Monday, December 31, 2007
New(ish) Band I Like: The Bird and the Bee
LOVED Tin Man
Wednesday, December 26, 2007
Links for Boxing Day
Happy Boxing Day! (Long time no blog.) Items:
- DJ Lobsterdust vs. the 1980s: Six good mashups here, including Van Halen/Soulja Boy and The Scorpions/Luda.
- Speaking of non-traditional music, here's David Byrne in Wired on the future of the music business. Excerpt: First, a definition of terms. What is it we're talking about here? What exactly is being bought and sold? In the past, music was something you heard and experienced — it was as much a social event as a purely musical one. Before recording technology existed, you could not separate music from its social context. Epic songs and ballads, troubadours, courtly entertainments, church music, shamanic chants, pub sing-alongs, ceremonial music, military music, dance music — it was pretty much all tied to specific social functions. It was communal and often utilitarian. You couldn't take it home, copy it, sell it as a commodity (except as sheet music, but that's not music), or even hear it again. Music was an experience, intimately married to your life. You could pay to hear music, but after you did, it was over, gone — a memory. Technology changed all that in the 20th century. Music — or its recorded artifact, at least — became a product, a thing that could be bought, sold, traded, and replayed endlessly in any context. This upended the economics of music, but our human instincts remained intact. I spend plenty of time with buds in my ears listening to recorded music, but I still get out to stand in a crowd with an audience. I sing to myself, and, yes, I play an instrument (not always well).
- Freakin' GOBS of great stuff at the ASIFA-Hollywood Animation Archive.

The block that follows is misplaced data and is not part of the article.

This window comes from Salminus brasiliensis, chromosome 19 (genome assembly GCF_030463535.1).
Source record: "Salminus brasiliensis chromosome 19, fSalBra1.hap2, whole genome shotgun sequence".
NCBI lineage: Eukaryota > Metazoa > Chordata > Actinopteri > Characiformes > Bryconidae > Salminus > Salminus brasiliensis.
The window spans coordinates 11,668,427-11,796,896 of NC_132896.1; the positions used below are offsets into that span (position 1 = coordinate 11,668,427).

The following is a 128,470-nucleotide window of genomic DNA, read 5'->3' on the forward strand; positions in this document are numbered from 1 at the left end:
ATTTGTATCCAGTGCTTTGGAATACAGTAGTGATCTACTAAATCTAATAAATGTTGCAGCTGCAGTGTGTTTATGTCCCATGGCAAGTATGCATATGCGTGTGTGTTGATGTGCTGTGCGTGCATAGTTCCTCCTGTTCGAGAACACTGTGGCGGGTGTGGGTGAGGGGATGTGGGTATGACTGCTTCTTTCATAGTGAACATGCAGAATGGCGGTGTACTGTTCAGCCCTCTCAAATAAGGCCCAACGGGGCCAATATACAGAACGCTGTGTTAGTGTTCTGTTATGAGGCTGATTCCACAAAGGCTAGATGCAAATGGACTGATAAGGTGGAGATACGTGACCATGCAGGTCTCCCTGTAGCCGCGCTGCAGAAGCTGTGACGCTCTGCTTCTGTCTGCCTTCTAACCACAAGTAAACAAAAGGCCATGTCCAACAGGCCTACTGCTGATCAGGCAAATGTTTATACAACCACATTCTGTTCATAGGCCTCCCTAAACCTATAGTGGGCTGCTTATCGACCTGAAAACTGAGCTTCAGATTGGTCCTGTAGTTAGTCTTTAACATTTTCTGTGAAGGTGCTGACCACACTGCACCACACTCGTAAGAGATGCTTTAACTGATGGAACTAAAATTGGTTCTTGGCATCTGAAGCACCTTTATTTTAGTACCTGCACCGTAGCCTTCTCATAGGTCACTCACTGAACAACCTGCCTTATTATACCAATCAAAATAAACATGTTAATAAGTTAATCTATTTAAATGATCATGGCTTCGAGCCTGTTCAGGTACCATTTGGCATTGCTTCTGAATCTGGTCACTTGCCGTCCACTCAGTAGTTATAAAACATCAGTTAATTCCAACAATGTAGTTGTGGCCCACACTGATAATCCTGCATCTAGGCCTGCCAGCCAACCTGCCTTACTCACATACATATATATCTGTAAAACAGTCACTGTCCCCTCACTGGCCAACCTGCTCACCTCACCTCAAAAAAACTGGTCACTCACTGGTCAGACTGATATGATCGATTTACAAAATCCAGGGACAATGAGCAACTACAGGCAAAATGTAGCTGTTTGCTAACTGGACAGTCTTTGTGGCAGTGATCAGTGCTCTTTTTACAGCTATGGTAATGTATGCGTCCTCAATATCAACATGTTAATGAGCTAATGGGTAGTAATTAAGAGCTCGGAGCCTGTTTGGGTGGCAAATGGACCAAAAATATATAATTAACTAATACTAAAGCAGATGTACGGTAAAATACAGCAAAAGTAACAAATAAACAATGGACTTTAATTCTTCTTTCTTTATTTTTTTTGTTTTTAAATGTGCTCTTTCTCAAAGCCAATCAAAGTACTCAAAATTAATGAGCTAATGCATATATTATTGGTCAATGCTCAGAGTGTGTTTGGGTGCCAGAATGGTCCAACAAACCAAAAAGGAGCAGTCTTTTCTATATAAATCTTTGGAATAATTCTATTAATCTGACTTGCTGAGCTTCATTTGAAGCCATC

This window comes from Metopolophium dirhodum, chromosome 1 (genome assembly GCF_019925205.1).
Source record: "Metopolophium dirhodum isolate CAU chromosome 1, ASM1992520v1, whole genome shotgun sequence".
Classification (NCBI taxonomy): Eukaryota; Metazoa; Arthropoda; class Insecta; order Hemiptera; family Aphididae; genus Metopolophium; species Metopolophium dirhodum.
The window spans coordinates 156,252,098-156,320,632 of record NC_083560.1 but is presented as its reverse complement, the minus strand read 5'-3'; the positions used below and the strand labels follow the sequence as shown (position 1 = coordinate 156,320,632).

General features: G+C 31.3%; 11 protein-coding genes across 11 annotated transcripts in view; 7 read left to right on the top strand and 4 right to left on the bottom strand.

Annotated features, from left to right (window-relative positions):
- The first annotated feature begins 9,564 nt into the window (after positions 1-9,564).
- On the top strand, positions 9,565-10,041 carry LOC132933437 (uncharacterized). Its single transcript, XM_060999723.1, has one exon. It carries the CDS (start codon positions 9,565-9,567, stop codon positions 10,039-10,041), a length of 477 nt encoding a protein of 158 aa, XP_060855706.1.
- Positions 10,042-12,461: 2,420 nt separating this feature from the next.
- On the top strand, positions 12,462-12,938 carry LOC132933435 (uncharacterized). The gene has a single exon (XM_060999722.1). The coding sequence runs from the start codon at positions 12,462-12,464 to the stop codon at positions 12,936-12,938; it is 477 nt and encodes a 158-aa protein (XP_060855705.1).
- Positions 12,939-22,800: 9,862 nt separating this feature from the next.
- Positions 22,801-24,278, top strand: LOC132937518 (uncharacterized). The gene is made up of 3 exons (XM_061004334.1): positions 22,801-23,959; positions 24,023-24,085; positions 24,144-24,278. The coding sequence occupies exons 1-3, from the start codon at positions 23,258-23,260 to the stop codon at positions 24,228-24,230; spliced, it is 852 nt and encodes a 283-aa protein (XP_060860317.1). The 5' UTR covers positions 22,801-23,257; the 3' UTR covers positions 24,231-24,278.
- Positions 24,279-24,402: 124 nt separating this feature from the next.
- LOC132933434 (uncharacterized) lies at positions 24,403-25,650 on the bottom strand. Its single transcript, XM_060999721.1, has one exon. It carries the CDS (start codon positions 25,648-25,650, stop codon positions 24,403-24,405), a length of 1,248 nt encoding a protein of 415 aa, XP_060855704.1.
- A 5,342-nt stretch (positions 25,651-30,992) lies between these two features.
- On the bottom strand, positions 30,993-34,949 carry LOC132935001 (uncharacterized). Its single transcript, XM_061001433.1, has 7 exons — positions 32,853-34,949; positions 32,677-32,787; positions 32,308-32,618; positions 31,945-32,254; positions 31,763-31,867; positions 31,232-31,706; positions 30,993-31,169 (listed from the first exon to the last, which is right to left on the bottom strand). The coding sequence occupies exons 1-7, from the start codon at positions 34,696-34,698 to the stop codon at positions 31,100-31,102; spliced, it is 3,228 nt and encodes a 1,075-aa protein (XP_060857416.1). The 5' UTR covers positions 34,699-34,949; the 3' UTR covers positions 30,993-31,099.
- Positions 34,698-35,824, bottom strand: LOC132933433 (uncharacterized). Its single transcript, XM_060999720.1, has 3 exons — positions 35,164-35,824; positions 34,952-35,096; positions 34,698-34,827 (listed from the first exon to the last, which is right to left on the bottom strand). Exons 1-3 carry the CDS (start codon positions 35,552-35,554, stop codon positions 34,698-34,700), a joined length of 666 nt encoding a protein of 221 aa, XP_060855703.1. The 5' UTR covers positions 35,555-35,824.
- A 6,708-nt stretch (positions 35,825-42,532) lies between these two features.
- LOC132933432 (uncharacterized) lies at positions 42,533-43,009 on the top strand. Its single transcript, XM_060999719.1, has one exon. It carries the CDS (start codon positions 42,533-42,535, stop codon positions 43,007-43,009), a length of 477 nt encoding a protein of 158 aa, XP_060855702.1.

- Via Mind Hacks, an optical illusion called (I'm not making this up) The Purple Nurple:
Saturday, December 01, 2007
Gilbert's First Day in the Snow
Snowy Afternon; Being Spent Inside
- WikiMatrix has a whole bunch of different options for Wiki software.
- Speaking of wikis, I'm currently reading Wikinomics (I just saw that there is a new edition coming out in a few months. My first reaction was "Aargh!" because I am partway through an already not-current book, but after a moment's reflection, it occurred to me that this is just par for the course with the topic matter.) Here's their blog. Next on the agenda, I want to get WikiPatterns... (Website here, blog here.)
- SF Chronicle interview with Wikipedia founder Jimmy Wales on the move of the Wikioffices to San Francisco. Q: Do you worry that people at some point will feel like their work here is done? A: I used to worry. Part of the appeal in the early days of Wikipedia (was that) you could click on Africa and there (would be) nothing there and you (could be) the first person to type, "Africa is a continent." Whereas now to write a brand new article on something that does not already exist is kind of hard in English. You're writing about fairly obscure topics. But we haven't seen participation decline at all. It continues to grow.
- Here's one of many Ron Paul fansites. I'm going to see if he has some site buttons or ribbons to put up here. Agitator post about Washington Post piece on the RP phenomenon. Agitator excerpt: The trick is to show the Paul supporters how it all fits together, how the same flaws that caused government failure in rebuilding Iraq are also at play when it comes to, for example, distributing welfare, or protecting the environment. Sites like Digg and Reddit buzz with libertarian sentiment. It’s just a matter of convincing them that the same bad incentives and bureaucratic behavior that gave us the violent, corrupt, futile drug war will be in play when, for example, Hillary begins implementing her plan for universal health care.